5–25 March, 2020; 2hr 25min.
The scene is Cambridge in 1896. Four women, aspiring students, arrive at Girton College to study for a degree. No big deal, you may think - except in 1896 it was a big deal.
Women’s education at degree level was generally thought to be not only unnecessary for their assumed primary roles as wives and mothers, but positively dangerous to their mental health, and resisted by male-dominated institutions, including universities.
Campaigns for women’s suffrage by Millicent Fawcett and Mrs Pankhurst were gathering momentum at this time, and this is the cultural and political backdrop to Jessica Swale's play - another in the Storyhouse Originals season.
Our four wannabe students – Tess (Esther Johnson), Carolyn (Neve Kelman), Maeve (Rebecca Pegasiou) and Celia (Louise Wilson) encounter prejudice, ridicule and potential violence from both teaching staff and male students in their pursuit of a university degree.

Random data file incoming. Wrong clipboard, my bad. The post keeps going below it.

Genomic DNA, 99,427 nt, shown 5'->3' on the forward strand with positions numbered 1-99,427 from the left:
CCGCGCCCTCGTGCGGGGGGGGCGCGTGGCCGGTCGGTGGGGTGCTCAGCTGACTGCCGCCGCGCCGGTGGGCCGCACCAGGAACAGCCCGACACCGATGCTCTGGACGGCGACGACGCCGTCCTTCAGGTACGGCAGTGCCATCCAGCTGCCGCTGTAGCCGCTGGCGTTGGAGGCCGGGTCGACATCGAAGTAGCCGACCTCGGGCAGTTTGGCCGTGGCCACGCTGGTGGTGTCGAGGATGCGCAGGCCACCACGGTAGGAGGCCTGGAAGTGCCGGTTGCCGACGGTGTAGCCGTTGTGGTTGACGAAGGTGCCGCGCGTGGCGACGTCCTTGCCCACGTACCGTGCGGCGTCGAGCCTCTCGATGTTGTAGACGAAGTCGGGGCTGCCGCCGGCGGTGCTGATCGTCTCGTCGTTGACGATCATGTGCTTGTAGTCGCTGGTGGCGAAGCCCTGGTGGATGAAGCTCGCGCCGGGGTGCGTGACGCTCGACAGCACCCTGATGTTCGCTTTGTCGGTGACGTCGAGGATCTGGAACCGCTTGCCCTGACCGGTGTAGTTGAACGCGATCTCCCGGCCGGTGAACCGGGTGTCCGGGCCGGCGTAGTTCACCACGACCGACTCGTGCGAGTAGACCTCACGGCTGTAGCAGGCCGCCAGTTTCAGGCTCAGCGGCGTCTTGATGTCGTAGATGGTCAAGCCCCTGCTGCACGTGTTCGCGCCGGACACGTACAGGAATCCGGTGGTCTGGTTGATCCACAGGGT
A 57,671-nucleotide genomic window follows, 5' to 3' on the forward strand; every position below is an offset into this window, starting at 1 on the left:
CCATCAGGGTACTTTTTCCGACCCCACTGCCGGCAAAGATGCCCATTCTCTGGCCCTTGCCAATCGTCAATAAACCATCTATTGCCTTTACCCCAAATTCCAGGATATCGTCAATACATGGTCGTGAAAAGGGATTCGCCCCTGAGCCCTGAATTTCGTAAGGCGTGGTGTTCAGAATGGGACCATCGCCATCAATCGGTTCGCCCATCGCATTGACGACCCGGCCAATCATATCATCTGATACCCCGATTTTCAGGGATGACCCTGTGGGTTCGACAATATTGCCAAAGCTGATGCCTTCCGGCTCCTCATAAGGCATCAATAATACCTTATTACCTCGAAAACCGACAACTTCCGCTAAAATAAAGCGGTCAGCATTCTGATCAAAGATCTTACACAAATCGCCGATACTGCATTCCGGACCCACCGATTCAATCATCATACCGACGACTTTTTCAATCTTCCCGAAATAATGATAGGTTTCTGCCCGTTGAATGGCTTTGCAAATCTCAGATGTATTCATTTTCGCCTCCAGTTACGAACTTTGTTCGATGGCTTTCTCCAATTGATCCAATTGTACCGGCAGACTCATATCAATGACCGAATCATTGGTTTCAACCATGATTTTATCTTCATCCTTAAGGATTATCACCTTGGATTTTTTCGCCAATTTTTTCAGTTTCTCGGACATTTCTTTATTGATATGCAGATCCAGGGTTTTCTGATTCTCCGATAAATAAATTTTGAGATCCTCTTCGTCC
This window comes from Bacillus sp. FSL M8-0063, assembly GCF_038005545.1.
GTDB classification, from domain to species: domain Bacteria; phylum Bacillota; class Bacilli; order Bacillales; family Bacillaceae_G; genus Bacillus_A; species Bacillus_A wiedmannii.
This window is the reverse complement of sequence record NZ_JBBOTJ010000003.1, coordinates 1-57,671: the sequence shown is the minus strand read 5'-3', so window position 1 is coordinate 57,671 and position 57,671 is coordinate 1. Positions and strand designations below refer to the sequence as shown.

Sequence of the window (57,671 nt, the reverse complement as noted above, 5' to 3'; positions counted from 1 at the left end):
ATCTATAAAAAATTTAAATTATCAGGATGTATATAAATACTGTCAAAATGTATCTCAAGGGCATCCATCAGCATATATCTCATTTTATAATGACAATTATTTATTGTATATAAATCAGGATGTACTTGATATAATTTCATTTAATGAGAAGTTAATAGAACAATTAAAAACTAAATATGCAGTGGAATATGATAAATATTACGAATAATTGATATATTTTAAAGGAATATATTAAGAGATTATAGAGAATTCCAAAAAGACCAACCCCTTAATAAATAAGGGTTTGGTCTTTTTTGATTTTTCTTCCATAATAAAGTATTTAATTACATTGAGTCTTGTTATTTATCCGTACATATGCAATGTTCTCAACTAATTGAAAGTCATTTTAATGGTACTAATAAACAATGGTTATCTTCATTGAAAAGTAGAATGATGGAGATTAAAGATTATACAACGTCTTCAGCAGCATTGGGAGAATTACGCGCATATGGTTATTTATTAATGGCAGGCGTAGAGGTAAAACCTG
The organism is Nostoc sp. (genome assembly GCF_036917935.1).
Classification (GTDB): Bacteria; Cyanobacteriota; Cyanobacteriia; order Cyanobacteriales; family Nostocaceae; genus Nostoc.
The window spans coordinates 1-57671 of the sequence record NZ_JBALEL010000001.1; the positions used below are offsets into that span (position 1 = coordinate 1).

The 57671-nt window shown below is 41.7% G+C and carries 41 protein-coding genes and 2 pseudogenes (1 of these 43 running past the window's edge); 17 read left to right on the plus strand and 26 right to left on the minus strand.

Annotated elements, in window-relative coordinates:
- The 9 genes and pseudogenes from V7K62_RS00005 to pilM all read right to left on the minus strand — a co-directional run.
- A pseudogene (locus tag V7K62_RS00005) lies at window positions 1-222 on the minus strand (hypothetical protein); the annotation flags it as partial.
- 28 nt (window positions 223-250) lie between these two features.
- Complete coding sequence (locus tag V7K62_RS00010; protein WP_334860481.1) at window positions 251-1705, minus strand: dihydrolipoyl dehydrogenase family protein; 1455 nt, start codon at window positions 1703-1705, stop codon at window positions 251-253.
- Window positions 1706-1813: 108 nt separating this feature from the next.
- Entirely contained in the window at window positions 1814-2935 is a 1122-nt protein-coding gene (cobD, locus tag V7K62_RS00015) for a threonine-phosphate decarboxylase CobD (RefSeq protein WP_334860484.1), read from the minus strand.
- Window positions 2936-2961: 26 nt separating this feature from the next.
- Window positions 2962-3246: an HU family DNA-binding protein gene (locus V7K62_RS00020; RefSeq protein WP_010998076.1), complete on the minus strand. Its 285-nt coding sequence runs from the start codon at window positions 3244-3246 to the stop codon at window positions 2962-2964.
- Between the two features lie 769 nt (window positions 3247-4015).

Inevitably, youthful passion occasionally gets in the way of academic study. Male students initially treat the women as a joke, then as an opportunity, then with grudging respect – with one exception, Lloyd (Macaulay Cooper) who epitomises the arrogance and swagger of an entitled elite.
All the young actors in the production are from Storyhouse’s Young Company and for many, this is their professional debut. From the established repertory company, there are strong performances from Natasha Bain as Miss Blake, Polly Lister as Mrs Welsh and Tom Davey as Mr Banks as Girton's academic staff, committed to the success of their students.
Writer Jessica Swale and director Elle While have achieved a fast-moving and engaging storyline with a predominantly young and relatively unexperienced cast. This is a big, if sadly familiar, story about one episode in the continuing progress towards gender equality. Go see.
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